I know that a lot of Enrichment Studies families are curious to know about the inclusion of art and drawing in this program.  In the History program, the art was more specifically linked to the content and felt like an enhancement.  In the Language Arts & Literature program, the art and drawing activities seemed independent of the content in most cases.  I would have loved to see more connections throughout, but for families that enjoy a sprinkle of art throughout their day, it may fit that need very well.

 

Who is this great for?

  • Conservative Christian homeschoolers that want a thoroughly Christian perspective presented and completely wholesome content
  • Families that enjoy combining elements of classical, Charlotte Mason, and traditional styles
  • Students that thrive on variety and surprise
  • Students that can manage multiple different books and materials without difficulty
  • Families that enjoy a splash of art and creativity every now and then

 

Wondering about other materials from The Good and the Beautiful?  Check out my review of their Creative Writing Notebook and their Nature Notebook here:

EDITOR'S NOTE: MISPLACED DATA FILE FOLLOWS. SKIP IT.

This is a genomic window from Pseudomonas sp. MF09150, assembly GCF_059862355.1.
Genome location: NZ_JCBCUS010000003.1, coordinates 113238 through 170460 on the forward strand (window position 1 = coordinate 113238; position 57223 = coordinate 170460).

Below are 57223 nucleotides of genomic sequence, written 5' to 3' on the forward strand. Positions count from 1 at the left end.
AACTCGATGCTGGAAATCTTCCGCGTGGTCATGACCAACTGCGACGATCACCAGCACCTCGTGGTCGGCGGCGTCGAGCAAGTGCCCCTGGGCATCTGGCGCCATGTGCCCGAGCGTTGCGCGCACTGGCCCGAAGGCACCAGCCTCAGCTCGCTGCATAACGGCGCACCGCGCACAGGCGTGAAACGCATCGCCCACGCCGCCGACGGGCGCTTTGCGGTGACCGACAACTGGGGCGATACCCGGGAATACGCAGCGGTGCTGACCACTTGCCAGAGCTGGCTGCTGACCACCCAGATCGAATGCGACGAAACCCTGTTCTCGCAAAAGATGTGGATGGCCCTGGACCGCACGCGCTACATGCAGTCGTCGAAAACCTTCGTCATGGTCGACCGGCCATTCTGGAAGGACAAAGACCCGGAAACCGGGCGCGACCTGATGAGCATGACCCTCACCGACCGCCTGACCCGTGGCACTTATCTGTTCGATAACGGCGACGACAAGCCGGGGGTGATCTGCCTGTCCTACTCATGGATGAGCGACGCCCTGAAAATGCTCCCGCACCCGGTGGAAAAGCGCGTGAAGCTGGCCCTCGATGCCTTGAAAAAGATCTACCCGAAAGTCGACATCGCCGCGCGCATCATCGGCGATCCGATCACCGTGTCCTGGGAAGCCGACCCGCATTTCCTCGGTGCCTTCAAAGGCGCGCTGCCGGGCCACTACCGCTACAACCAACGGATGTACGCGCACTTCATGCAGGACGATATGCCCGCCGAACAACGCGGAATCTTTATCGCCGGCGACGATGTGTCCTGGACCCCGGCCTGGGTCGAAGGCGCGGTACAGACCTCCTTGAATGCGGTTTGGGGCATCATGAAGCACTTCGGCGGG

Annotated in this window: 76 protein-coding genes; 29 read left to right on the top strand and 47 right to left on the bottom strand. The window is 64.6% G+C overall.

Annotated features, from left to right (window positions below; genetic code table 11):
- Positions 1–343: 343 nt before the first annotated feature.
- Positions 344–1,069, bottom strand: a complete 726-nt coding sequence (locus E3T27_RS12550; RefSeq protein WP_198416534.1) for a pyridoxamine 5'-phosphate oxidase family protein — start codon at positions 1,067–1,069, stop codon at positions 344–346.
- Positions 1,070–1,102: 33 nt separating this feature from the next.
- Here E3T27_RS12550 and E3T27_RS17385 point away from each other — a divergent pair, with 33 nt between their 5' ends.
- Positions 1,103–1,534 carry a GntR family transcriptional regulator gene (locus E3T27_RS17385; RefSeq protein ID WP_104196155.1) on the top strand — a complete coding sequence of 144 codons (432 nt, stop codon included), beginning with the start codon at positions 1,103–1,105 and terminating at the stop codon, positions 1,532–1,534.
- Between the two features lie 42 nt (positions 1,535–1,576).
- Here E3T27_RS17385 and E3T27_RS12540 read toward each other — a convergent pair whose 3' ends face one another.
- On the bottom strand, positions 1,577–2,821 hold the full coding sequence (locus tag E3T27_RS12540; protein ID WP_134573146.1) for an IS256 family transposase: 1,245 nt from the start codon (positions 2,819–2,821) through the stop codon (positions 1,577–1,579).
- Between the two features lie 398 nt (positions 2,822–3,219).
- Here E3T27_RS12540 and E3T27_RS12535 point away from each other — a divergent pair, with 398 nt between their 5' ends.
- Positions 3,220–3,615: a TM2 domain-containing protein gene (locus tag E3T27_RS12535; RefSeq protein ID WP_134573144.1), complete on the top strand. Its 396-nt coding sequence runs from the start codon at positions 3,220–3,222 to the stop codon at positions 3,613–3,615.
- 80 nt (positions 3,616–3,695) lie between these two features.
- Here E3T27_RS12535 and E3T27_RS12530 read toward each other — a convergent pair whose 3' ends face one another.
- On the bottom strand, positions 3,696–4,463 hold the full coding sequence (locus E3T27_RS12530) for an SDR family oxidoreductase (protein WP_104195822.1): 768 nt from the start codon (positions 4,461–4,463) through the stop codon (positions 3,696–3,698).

How I Got a Homeschool Helper for Just Pennies Per Hour (and you can too!)

Learn how to get a homeschool helper for just pennies per hour!In almost 20 years of homeschooling, I think it has been an almost constant wish of mine that I could somehow get a clone of myself.  (ok.  Let’s face it–I’d need several clones.)  When the kids were little, it was challenging to keep all the schooling going amidst nursing the babies, potty training the toddlers, and trying to overcome my sleepiness!  When they were in the middle years, I still had some pretty rascally little guys running around, and the small matter of a tiny little business I was trying to breathe life into, in addition to nurturing a love for learning for the school-aged kids.  And now that my homeschooled kids are all teenagers, I STILL feel like I could use more help to multiply my time.  After all–I want my kids to get everything they need, but I need a few things every now and then too.  (the nerve!)

 

We have been longtime fans of audio books in our family.  With two dyslexic kids, and with a whole tribe that also loved to build with Legos while they listened, audio books have provided hours and hours of enriching entertainment and literature exposure without adding one more thing to my To Do list.  (except, of course, wrangling kiddos through the library, keeping track of all the discs, paying for the ones that got broken, and paying all the late fees…..)  I’m so happy with the solution I found.  Affiliate links have been used in this post.